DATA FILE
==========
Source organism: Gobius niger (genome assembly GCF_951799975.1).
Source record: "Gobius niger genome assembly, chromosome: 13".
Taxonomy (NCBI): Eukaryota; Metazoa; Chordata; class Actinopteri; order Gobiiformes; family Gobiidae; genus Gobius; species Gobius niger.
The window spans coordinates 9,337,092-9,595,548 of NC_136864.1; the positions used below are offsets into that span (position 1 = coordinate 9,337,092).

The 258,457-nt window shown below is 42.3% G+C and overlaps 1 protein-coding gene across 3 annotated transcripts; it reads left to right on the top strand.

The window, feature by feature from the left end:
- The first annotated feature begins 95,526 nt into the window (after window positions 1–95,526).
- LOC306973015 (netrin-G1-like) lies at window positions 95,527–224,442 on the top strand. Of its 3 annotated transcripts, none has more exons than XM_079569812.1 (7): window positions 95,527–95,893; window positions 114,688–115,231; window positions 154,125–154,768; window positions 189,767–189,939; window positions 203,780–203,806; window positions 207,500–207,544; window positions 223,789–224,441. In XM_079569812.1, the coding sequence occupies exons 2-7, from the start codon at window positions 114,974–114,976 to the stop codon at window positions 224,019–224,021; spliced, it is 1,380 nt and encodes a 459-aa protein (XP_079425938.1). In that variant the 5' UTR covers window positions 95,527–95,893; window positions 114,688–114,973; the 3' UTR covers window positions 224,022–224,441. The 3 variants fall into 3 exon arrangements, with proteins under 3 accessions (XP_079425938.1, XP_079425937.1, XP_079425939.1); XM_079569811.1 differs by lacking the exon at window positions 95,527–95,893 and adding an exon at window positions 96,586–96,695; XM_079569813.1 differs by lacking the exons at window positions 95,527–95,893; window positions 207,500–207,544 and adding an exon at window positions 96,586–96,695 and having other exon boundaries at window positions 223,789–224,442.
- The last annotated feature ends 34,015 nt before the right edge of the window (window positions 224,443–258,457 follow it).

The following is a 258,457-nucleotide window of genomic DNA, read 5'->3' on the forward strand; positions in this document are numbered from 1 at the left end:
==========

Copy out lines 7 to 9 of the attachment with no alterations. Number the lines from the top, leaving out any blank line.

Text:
- The first annotated feature begins 95,526 nt into the window (after window positions 1–95,526).
- LOC306973015 (netrin-G1-like) lies at window positions 95,527–224,442 on the top strand. Of its 3 annotated transcripts, none has more exons than XM_079569812.1 (7): window positions 95,527–95,893; window positions 114,688–115,231; window positions 154,125–154,768; window positions 189,767–189,939; window positions 203,780–203,806; window positions 207,500–207,544; window positions 223,789–224,441. In XM_079569812.1, the coding sequence occupies exons 2-7, from the start codon at window positions 114,974–114,976 to the stop codon at window positions 224,019–224,021; spliced, it is 1,380 nt and encodes a 459-aa protein (XP_079425938.1). In that variant the 5' UTR covers window positions 95,527–95,893; window positions 114,688–114,973; the 3' UTR covers window positions 224,022–224,441. The 3 variants fall into 3 exon arrangements, with proteins under 3 accessions (XP_079425938.1, XP_079425937.1, XP_079425939.1); XM_079569811.1 differs by lacking the exon at window positions 95,527–95,893 and adding an exon at window positions 96,586–96,695; XM_079569813.1 differs by lacking the exons at window positions 95,527–95,893; window positions 207,500–207,544 and adding an exon at window positions 96,586–96,695 and having other exon boundaries at window positions 223,789–224,442.
- The last annotated feature ends 34,015 nt before the right edge of the window (window positions 224,443–258,457 follow it).